Works fine, although I tow about the same as you except for a 15 mile tow I had to do vs barrowing a truck.

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              • #8
                Originally posted by MIskiboat View Post
                I used the same thing you have and added a lighter plug to supply 12V power and ground. Our super cool minivan has a 12V lighter plug near the back I use, which was easy.

                I didn’t do anything for brake lockout as my trailer has surge brakes.

                Works fine, although I tow about the same as you except for a 15 mile tow I had to do vs barrowing a truck.
                Electric brake lockout (reverse wire) or a manual lockout on the tongue are needed for surge disc brake trailers. Not quite as necessary for drum brakes.

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                • #9
                  Originally posted by Tsumi View Post
                  Boat trailers do not need the charge line, that is for RVs and powered utility trailers like a hydraulic dump trailer. The brake line is for a brake controller to control electric brakes, which most boat trailers do not have.
                  This has historically been true, but not any longer. Most boat companies are offering electric trailer brakes as an option now.
                  -----------------------------------
                  Mastercraft ProStar 2019 5.7L - Current
                  Mastercraft X25 2014 6.2L - Current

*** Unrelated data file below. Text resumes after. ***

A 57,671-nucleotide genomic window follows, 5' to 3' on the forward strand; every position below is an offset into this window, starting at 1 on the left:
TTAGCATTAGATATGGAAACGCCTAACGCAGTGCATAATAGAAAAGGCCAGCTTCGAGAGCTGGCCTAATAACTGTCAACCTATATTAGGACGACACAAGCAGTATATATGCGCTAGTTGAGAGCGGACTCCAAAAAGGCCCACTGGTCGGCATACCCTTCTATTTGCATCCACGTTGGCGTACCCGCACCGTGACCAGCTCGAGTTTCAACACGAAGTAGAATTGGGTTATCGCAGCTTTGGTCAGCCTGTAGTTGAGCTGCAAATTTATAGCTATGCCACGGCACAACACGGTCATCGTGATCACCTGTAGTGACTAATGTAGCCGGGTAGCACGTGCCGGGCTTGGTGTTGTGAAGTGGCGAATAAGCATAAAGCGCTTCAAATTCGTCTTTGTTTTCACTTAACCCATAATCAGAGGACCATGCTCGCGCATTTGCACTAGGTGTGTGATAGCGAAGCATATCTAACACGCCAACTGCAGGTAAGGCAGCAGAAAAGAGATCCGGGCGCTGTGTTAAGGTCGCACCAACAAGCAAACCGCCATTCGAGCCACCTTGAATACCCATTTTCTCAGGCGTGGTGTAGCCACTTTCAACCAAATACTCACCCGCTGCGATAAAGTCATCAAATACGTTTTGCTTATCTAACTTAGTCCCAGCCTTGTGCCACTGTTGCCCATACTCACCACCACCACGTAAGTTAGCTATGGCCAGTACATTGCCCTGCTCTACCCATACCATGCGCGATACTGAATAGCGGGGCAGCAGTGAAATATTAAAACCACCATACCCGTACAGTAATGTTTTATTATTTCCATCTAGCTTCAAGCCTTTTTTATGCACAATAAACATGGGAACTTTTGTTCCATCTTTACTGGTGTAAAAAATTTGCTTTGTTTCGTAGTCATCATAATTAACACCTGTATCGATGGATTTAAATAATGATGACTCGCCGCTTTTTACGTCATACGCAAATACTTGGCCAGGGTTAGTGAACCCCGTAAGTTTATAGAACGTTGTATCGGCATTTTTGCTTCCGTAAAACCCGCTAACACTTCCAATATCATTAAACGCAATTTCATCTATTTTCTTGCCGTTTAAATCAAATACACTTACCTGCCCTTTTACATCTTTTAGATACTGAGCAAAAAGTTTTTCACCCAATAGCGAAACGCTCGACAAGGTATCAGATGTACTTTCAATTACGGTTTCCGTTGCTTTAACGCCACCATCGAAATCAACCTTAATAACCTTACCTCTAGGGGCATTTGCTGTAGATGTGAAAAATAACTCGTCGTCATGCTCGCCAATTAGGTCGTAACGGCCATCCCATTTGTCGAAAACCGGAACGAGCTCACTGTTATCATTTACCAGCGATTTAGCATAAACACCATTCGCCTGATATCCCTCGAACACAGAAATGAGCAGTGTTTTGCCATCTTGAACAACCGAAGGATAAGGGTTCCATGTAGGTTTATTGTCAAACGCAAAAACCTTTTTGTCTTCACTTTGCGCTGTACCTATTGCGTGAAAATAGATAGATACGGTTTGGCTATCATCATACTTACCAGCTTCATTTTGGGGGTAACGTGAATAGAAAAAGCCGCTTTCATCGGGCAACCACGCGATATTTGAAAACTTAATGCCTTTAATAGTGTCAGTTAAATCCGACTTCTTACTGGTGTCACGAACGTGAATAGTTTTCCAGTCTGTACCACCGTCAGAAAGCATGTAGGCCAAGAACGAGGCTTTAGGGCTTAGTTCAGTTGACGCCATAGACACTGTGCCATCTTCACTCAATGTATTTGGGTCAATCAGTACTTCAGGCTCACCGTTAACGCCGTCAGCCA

Nautique 200 OB 2012 5.7L - Current

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                  • #10
                    Originally posted by jpwhit View Post
                    This has historically been true, but not any longer. Most boat companies are offering electric trailer brakes as an option now.
                    That's true, and it's a long overdue change. It should be standard on anything over 6k lbs. If OP got the electric brake option, he will need a brake controller as well.

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                    • #11
                      Ok so new boat is here! Still buzzing inside so I haven’t calmed down yet.

                      I took a look a the 7 pin from the trailer and it only uses five wires. No charging and no electric brake. I spent so much time on the boat selection that I didn’t think about the trailer electric brake option. This works out fine for me.

                      I’ve learned a lot about trailers in the last 24 hours and appreciate the dealers explanations.

                      The manual lock out is a great option for those who want to do the least wiring change from 4 to 7.

                      Adding the reserve wiring brings you to 5 wires but you need to tap into your reverse lights.

                      As others have stated, Adding the electric brake option requires adding wiring in the brake wire.

                      I hope to install this weekend and will post pictures.